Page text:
Book Review: Heart Shaped Box, 20th Century Ghosts, Horns, and N024A2 by Joe Hill

When I first heard the son of Stephen King was an author, I was skeptical. What are the odds there would be two masters of horror living under one roof? Curiosity got the best of me, and one thing led to another. And now Joe Hill is on the short list of authors I’ll one-click regardless of what he publishes. His talent and gift for language and storytelling is uniquely his.

My reviews of the individual titles are below, in the order I read them.

Heart Shaped Box

I’ll admit, I picked this up curious about what the son of Stephen King could do. About ten pages in I forgot that experiment, and instead was drawn in by the engaging writing.

Hill uses simple, clear language, but combines it in a way that is highly vivid and visceral. This is subtle horror, not “in your face,” and effect is powerful. On the outset, his characters have the potential to turn into tired cliches, but he never lets that happen. Every single character, even the passing ones, is clear and distinct, the sum of the parts being greater than the individual.

Also remarkable is how easily he takes the two main characters, Jude and Georgia, who are not immediately likable but at some point (and what that point is, I could not define) you begin to see them as people who you WANT to see succeed, to beat this thing. Not only as individuals, but as a team.

Original, fabulously written, and engaging til the last page.

It takes a lot to hold my interest nowadays, but I could not put this book down. Moving on to his other work now.

Pick up a copy here.


20th Century Ghosts

The title here may be misleading, depending on your interpretation of ghosts. Most of these stories were not spooky in a literal sense. However, each tale features characters who are haunted by something… whether that be something intrinsic or extrinsic.

I’m not usually a fan of short fiction, as I find myself just getting interest in a story by the time it ends. Hill, however, manages to create entire, fully-fleshed works of fiction so that you walk away from each story feeling satisfied (or at least, ready to move on). The best here was probably Pop Art, which in concept was completely off-the-wall but is presented so sympathetic and believable that you can’t help feeling a different person when you finish. Voluntary Committal was another that will stay with me.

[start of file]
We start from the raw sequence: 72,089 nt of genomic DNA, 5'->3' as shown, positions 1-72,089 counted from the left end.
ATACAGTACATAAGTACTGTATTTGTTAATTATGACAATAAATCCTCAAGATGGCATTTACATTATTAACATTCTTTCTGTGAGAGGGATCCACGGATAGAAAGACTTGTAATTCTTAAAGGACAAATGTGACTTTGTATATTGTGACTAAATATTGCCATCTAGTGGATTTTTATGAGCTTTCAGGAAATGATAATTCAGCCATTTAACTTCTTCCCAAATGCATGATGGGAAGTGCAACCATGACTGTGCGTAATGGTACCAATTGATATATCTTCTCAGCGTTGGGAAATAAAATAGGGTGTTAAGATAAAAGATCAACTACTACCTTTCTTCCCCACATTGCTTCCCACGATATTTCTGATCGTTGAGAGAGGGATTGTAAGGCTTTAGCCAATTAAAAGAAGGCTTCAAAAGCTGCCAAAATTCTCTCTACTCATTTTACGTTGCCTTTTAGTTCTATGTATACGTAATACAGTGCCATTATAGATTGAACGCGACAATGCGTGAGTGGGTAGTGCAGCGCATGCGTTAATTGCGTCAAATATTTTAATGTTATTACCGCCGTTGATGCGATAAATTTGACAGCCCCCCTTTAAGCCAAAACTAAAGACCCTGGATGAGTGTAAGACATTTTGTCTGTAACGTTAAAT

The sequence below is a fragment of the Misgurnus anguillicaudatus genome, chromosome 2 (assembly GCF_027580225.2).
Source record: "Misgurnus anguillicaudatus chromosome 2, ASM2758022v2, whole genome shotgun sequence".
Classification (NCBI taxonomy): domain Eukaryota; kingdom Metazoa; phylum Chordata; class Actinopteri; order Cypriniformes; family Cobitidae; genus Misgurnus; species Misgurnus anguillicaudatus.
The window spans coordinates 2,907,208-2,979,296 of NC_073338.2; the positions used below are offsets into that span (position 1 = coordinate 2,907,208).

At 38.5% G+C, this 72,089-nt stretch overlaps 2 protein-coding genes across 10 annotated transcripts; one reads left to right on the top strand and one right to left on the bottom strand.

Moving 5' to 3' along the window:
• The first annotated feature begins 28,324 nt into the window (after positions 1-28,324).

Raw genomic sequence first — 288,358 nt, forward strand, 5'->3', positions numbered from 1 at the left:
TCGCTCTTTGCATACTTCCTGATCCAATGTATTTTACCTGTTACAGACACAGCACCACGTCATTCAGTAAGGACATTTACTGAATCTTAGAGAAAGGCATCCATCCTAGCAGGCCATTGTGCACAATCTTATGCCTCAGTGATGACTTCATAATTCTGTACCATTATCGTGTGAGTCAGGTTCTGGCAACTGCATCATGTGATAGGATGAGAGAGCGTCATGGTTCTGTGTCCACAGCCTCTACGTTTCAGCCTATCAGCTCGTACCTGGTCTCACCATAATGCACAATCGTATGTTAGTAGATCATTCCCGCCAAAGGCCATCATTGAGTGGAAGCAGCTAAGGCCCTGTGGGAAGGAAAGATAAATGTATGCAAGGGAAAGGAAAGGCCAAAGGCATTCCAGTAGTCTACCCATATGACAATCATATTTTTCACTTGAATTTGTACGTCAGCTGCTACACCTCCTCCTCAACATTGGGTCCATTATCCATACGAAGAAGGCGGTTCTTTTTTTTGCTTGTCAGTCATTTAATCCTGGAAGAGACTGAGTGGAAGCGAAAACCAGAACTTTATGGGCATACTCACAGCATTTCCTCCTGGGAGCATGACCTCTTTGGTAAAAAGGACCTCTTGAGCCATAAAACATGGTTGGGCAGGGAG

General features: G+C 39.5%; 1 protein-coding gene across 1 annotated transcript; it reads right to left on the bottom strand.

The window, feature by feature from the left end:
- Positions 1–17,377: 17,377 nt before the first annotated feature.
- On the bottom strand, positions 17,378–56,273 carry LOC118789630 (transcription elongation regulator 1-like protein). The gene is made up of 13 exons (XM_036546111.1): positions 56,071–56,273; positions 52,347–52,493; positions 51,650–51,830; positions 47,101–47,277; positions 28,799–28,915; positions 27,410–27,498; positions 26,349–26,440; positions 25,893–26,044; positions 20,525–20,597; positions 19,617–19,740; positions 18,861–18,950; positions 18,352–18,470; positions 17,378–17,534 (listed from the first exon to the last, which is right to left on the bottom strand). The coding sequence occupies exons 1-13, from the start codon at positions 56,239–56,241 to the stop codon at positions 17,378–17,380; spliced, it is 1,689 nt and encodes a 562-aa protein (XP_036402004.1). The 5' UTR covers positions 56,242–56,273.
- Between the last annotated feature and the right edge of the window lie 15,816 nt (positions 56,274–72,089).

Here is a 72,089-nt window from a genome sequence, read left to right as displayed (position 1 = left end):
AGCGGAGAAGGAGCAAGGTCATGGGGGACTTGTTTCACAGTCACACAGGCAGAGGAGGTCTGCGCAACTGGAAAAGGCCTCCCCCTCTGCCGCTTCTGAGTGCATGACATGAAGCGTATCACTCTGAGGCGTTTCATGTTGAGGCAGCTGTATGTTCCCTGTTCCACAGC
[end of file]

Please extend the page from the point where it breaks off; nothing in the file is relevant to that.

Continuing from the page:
Of all the stories, my favorite was My Father’s Mask, but with one caveat: while most of the stories in this collection were sufficient in length, this one really required an entire novel. Heck, maybe several novels. I sincerely hope he expands on his story later, because the potential here is both intriguing and endless.

Most of the stories here would fall into the categories of speculative or literary fiction. Definitely a collection to check out, and one I would recommend to anyone. There’s a story (or fifteen) here for every reader.

Pick up a copy here.



download (1)Joe Hill is my new favorite name in horror. A phenomenal journey across a story so unique and engaging, I couldn’t stop thinking about it for weeks. The characters at the surface were not the type of people I would find engaging, but turned out to be individuals I cared a great deal about. Even the villain was dimensional enough as to be relatable. I can’t say enough good things about this book, which takes the award for the best horror novel I’ve read in the last decade. A+

Pick up a copy here.



I don’t know that any one genre can properly encapsulate Horns, which is one of the most rich and unexpectedly delightful books I’ve read in years. It takes an incredibly talented voice to mix murder mystery, romance, paranormal, and side-splitting humor in one story, weaving them all together seamlessly. While none of the characters were wholly lovable, they were all enough to carry the story forward, and to make you root for them. While some have complained of the pacing, it never slowed for me, each narrative thread pushing you toward the next action, the next twist. I couldn’t put it down.

My only piece of constructive feedback is that, even allowing for an unreliable narrator who is self-hating, I struggled to feel that Hill made Ig the person everyone else saw him as. We were told who Ig was, but often it was only through the eyes of others that he was ever really that person. But given the narrative voice, and Ig’s frame of mind, I can forgive this and it didn’t take away from my enjoyment.

Joe Hill is easily taking the place of others as my favorite author.

Pick up a copy here.

Overall Collection Rating: 5 Stars

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